8.e. Simplifying the Solution

After every turn, the length of the recorded path increases by 1. If your maze, for example, has a long zigzag passageway with no side exits, you’ll see a sequence like ‘RLRLRLRL’ appear on the 3pi’s LCD. There’s no shortcut that would get you through this section of the path faster than just following the left hand on the wall strategy. However, whenever we encounter a dead end, we can simplify the path to something shorter.

Consider the sequence ‘LBL’, where ‘B’ stands for “back” and is the action taken when a dead end is encountered. This is what happens if there is a left turn that branches off of a straight path and leads immediately to a dead end. After turning 90° left, 180°, and 90° left again, the net effect is that the robot is heading in its original direction again. The path can be simplified to a 0° turn: a single ‘S’. The following diagram depicts this scenario, showing the two functionally equivalent paths from start to end:

Another example is a T-intersection with a dead end on the left: ‘LBS’. The turns are 90° left, 180°, and 0°, for a total of 90° right. The sequence should be replaced with a single ‘R’.

In fact, whenever we have a sequence like ‘xBx’, we can replace all three turns with a turn corresponding to the total angle, eliminating the U-turn and speeding up our solution. Here’s the code to handle this:

// Path simplification.  The strategy is that whenever we encounter a
// sequence xBx, we can simplify it by cutting out the dead end.  For
// example, LBL -> S, because a single S bypasses the dead end
// represented by LBL.
void simplify_path()
	// only simplify the path if the second-to-last turn was a 'B'
	if(path_length < 3 || path[path_length-2] != 'B')

	int total_angle = 0;
	int i;
		case 'R':
			total_angle += 90;
		case 'L':
			total_angle += 270;
		case 'B':
			total_angle += 180;

	// Get the angle as a number between 0 and 360 degrees.
	total_angle = total_angle % 360;

	// Replace all of those turns with a single one.
	case 0:
		path[path_length - 3] = 'S';
	case 90:
		path[path_length - 3] = 'R';
	case 180:
		path[path_length - 3] = 'B';
	case 270:
		path[path_length - 3] = 'L';

	// The path is now two steps shorter.
	path_length -= 2;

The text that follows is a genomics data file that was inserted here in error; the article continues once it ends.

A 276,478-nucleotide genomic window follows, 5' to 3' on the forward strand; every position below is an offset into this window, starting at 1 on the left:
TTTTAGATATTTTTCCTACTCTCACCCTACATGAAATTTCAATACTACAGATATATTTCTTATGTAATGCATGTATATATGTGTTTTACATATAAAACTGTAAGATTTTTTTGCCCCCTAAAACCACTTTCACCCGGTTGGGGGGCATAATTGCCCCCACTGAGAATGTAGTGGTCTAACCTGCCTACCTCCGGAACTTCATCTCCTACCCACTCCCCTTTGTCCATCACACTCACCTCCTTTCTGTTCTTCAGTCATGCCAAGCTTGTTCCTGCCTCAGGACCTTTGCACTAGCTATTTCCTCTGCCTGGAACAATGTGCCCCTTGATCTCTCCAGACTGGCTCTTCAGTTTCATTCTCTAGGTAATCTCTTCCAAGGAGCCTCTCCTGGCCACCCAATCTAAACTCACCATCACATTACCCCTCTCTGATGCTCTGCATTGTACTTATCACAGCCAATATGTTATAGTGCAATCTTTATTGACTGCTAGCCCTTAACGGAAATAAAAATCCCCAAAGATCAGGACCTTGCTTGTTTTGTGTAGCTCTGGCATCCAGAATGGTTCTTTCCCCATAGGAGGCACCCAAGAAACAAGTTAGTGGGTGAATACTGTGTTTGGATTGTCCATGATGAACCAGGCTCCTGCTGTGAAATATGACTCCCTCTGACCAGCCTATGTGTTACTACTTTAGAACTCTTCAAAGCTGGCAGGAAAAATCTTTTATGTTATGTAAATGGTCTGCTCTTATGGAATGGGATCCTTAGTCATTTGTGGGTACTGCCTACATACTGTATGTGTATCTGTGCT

One interesting point about this code is that there are some sequences that should never be encountered by a left-turning robot, like ‘RBR’, which would be replaced by ‘S’ according to this code. In a more advanced program, you might want to keep track of inconsistencies like this, since they indicate some kind of a problem that could cause the robot to get lost.

Now let’s step through a slightly more complicated maze, showing how we can simplify the path as we explore it:

Fully explore the maze using a left-hand-on-the-wall strategy.

The above list of actions is a record of all the steps we took to fully explore the maze while looking for the end, which is marked by the large black circle. Our goal is to now reduce this list to represent the shortest path from start to finish by weeding out all of the dead ends. One option is to perform this pruning when we finish the maze, but the better approach is to perform the pruning as we go to keep our list from growing excessively large and taking up more memory than we have available.

Prune out the first dead end as we identify it.

When we encounter the first intersection after our first “back” action, we know we have reached a dead end that can be removed from our list of actions. In this case, the most recent actions in our list is the sequence ‘SBL’, and the diagram shows that this sequence can be simplified into a single right turn ‘R’.

Prune out the rest of this dead-end branch as we back-track.

We next end up with the sequence ‘RBL’, which reduces to a single back ‘B’, and this combines with the next action to produce the sequence ‘LBL’, which reduces to a single straight ‘S’.

Prune out the final dead-end branch to leave us with the shortest path from start to finish.

The last dead end gives us the sequence ‘SBL’, which reduces to a sigle right turn ‘R’. Our action list is now just ‘R’ and represents the shortest path from start to finish.

As we drove the maze, our action list would have looked like the following:

  1. L
  2. LS
  3. LSB
  4. LSBL => LR (pruning occurs here)
  5. LRB
  6. LRBL => LB (pruning occurs here)
  7. LBL => S (pruning occurs here)
  8. SB
  9. SBL => R (pruning occurs here)

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